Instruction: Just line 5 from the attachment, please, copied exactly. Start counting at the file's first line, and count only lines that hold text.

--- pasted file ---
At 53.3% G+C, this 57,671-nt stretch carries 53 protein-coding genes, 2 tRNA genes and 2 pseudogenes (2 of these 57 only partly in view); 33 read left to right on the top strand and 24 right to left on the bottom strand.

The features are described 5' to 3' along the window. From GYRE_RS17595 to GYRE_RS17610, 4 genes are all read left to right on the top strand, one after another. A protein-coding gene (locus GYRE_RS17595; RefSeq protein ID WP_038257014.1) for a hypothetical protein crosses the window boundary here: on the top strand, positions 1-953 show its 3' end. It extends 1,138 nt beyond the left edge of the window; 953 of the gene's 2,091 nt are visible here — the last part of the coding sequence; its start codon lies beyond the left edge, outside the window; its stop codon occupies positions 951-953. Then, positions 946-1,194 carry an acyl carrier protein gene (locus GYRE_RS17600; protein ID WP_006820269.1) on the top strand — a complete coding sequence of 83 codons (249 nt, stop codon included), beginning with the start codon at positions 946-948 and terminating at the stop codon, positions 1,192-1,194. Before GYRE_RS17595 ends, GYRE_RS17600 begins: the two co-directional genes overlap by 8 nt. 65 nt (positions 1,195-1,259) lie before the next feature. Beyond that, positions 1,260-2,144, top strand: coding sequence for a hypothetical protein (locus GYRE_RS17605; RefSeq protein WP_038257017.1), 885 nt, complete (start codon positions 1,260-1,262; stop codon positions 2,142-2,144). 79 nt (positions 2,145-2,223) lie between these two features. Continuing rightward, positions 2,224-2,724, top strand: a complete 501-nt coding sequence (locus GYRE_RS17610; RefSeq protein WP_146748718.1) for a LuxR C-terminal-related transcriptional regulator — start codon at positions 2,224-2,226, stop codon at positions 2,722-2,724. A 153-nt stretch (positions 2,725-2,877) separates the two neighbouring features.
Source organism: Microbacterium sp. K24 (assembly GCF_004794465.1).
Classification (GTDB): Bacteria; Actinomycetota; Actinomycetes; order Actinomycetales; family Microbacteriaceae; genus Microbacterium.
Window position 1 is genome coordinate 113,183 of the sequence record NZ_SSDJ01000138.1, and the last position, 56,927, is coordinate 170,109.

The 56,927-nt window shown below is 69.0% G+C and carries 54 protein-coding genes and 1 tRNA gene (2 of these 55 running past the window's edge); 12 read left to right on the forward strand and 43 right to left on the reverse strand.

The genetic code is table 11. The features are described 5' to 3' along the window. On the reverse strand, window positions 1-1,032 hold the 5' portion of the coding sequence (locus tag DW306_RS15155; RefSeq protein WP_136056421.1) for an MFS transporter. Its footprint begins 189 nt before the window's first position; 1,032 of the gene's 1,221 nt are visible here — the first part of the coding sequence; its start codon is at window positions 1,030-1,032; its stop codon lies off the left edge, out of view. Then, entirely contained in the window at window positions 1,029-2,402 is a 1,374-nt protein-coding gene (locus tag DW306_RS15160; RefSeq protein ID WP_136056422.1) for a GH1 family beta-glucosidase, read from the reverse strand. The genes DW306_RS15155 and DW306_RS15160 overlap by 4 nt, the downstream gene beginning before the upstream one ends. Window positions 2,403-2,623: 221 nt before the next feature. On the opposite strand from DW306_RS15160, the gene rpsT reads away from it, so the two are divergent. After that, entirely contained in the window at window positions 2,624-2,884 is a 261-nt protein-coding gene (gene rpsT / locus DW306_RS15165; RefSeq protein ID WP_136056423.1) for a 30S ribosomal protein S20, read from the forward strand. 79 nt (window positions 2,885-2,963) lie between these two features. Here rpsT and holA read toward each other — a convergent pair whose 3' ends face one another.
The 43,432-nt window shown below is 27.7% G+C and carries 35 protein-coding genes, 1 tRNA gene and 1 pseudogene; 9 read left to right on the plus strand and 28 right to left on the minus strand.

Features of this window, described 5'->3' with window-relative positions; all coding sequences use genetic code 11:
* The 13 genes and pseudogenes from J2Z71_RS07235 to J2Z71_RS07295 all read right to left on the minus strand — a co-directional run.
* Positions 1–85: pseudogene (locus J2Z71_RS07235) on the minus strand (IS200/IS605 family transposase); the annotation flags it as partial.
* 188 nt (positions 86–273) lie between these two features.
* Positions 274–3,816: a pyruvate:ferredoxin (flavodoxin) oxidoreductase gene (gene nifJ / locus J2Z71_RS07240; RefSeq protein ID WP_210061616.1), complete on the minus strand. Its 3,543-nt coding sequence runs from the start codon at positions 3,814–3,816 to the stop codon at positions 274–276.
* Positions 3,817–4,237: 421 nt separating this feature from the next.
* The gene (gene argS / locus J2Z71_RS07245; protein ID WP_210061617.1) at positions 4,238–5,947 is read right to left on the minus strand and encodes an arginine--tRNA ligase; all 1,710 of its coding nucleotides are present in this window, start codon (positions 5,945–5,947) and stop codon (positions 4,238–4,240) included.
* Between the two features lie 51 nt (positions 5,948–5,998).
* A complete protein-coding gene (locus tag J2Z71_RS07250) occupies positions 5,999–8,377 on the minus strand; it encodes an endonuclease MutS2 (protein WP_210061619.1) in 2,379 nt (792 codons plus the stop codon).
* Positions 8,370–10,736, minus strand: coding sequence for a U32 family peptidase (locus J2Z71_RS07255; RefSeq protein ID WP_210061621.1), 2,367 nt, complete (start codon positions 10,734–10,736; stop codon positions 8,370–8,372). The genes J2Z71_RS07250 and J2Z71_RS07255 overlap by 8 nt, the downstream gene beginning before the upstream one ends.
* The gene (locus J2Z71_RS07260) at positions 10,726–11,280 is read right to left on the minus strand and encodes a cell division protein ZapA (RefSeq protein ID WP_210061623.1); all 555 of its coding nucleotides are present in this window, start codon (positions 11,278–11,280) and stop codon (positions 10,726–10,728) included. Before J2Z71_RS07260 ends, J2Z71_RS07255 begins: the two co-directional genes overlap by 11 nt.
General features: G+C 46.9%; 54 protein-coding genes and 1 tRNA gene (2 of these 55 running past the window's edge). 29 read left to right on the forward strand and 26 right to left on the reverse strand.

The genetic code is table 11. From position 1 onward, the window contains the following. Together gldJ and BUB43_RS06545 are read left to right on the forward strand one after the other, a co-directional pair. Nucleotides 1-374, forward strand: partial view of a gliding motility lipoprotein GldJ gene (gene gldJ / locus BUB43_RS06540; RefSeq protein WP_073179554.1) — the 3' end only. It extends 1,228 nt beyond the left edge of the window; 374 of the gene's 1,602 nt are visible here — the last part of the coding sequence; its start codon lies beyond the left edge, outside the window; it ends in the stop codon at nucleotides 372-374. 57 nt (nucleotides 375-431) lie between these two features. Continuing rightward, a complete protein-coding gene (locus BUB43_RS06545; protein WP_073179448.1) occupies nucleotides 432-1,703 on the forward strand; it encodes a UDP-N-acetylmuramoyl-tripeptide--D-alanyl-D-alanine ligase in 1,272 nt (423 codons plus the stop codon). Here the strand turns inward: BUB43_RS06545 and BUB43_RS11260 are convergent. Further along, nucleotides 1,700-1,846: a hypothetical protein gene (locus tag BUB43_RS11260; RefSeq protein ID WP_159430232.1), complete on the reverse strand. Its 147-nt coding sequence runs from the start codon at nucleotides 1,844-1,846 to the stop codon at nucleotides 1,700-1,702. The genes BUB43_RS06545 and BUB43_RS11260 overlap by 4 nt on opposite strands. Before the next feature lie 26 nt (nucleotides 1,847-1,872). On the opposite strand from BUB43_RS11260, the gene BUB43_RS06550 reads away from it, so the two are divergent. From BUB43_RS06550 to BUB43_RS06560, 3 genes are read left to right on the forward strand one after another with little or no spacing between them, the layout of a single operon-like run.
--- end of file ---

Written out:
Window position 1 is genome coordinate 113,183 of the sequence record NZ_SSDJ01000138.1, and the last position, 56,927, is coordinate 170,109.